For myself, the most interesting way to engage that section is through Jacob’s (too short!) treatment of the rise of towns, cities, and provinces, and how seeing those bodies as associational forms presents different types of pluralist challenges to our understanding of how best to define and defend individual freedom. He begins by asserting--relying here primarily upon the scholarship of Harold Berman--that cities and towns are essentially non-contractual entities. Rather than emerging through some hypothetical social contract or actual historical process of constitutionalization, they are bodies of individuals that ratified their own collective existence in particular places (along rivers or trade routes or mountain passes) through “real acts of mutual promise” (p. 96): in other words, through the organic realization of, the participatory recognition of, a community. This distinguishes them, when one speaks of local governing bodies, from counties or provinces, which usually were “geographically far larger than cities...not surrounded by a wall...primarily rural...certainly not founded by equals committing to one another by oaths...[but rather were] in large part the leftover geography of the processes of state consolidation” (p. 108). Jacob’s tracing of the different forms and norms of law which emerged as relevant to these different types of local bodies–Germanic or “gothic,” in the first case; Roman or republican in the second–opens up multiple lines of argument within political theory.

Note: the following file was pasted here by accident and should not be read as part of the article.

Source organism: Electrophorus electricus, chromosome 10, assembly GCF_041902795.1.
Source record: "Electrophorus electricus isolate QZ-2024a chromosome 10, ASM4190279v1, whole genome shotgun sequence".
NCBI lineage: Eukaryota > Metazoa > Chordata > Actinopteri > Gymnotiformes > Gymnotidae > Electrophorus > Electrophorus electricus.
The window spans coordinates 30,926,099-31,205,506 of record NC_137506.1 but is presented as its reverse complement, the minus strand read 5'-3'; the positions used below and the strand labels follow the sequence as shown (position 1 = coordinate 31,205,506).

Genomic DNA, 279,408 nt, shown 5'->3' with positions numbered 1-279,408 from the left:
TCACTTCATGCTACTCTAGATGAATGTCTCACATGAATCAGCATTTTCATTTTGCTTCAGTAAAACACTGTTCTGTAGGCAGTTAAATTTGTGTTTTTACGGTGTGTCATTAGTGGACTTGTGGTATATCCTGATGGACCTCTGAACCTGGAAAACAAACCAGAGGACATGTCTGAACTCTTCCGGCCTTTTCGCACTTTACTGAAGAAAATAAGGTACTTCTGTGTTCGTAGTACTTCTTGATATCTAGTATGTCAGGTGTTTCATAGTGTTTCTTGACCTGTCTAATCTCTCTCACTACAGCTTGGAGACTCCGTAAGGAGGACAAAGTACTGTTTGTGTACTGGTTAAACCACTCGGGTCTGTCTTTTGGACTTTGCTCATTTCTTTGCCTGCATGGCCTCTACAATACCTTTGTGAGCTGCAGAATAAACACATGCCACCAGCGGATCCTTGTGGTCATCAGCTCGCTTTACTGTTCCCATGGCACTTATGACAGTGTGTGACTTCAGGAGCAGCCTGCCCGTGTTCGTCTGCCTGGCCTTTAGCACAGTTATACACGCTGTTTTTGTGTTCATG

For example, his idea that the “Germanic legal model of law [was] tied to personal status” is only truly effective in “mostly homogenous” contexts, whereas something different was needed for “the arms’-length interactions of strangers engaged in long-distance or urban trade” (p. 101), parallels the arguments of the sociologist Lyn Lofland, who in A World of Strangers contrasted the pre-industrial city, whose inhabitants informally ordered themselves through signs of personal recognition (what someone was wearing, for example), with the industrial, commercial city, where that informal order was provided by recognizing the--often authoritatively determined and imposed--rules of one’s location (the part of the city where one lived or worked). There is also the sense in which these distinctions can deepen our understanding of the intense connection many throughout American history have made between freedom and independent ownership, and the socio-economic and spatial context (urban vs. provincial/rural) relevant to the intensity, or lack of such, felt for that connection. Jacob observes that “the paradigmatic city for the humanists and republicans was a sovereign city-state, maybe sitting at the head of its own empire [though a limited one, presumably]...the independence of the city was a prerequisite to the freedom of its citizens. The Germanic tradition that Stadtluft macht frei [“city air makes one free”] rested on no such assumption” (p. 133). Seeing these bodies as part of ongoing arguments over association freedom, lends important light to ongoing arguments about how public policies ought to be constructed, on the one hand, in regards to the tangles of political and economic obligations and opportunities which so often characterize modern capitalist urban life, as well as towards the (more often idealized than real) clear rules and spatial authority supposedly associated with private property ownership on the other.